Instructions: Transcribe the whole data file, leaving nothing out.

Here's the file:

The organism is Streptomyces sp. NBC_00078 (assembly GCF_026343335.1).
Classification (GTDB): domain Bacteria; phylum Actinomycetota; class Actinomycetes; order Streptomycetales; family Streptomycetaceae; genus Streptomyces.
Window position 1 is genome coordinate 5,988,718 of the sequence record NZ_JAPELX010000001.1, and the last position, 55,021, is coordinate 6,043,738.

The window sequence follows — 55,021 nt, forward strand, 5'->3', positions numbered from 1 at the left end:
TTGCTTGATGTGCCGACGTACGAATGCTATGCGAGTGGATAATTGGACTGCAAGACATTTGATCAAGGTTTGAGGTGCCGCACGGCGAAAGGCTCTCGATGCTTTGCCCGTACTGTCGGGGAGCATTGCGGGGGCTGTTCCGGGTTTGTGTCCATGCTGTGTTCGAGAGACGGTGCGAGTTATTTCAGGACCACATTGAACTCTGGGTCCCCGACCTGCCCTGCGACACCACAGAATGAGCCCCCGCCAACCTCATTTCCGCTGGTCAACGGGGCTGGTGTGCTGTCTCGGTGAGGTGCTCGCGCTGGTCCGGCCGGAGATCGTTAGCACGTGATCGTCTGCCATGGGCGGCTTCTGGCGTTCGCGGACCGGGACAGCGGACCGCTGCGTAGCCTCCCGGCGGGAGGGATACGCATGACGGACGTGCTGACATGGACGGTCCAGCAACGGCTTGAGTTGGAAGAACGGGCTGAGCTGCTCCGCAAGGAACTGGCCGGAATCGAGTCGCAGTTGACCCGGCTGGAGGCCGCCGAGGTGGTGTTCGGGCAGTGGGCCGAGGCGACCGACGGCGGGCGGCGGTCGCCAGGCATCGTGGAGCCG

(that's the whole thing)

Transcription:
The organism is Streptomyces sp. NBC_00078 (assembly GCF_026343335.1).
Classification (GTDB): domain Bacteria; phylum Actinomycetota; class Actinomycetes; order Streptomycetales; family Streptomycetaceae; genus Streptomyces.
Window position 1 is genome coordinate 5,988,718 of the sequence record NZ_JAPELX010000001.1, and the last position, 55,021, is coordinate 6,043,738.

The window sequence follows — 55,021 nt, forward strand, 5'->3', positions numbered from 1 at the left end:
TTGCTTGATGTGCCGACGTACGAATGCTATGCGAGTGGATAATTGGACTGCAAGACATTTGATCAAGGTTTGAGGTGCCGCACGGCGAAAGGCTCTCGATGCTTTGCCCGTACTGTCGGGGAGCATTGCGGGGGCTGTTCCGGGTTTGTGTCCATGCTGTGTTCGAGAGACGGTGCGAGTTATTTCAGGACCACATTGAACTCTGGGTCCCCGACCTGCCCTGCGACACCACAGAATGAGCCCCCGCCAACCTCATTTCCGCTGGTCAACGGGGCTGGTGTGCTGTCTCGGTGAGGTGCTCGCGCTGGTCCGGCCGGAGATCGTTAGCACGTGATCGTCTGCCATGGGCGGCTTCTGGCGTTCGCGGACCGGGACAGCGGACCGCTGCGTAGCCTCCCGGCGGGAGGGATACGCATGACGGACGTGCTGACATGGACGGTCCAGCAACGGCTTGAGTTGGAAGAACGGGCTGAGCTGCTCCGCAAGGAACTGGCCGGAATCGAGTCGCAGTTGACCCGGCTGGAGGCCGCCGAGGTGGTGTTCGGGCAGTGGGCCGAGGCGACCGACGGCGGGCGGCGGTCGCCAGGCATCGTGGAGCCG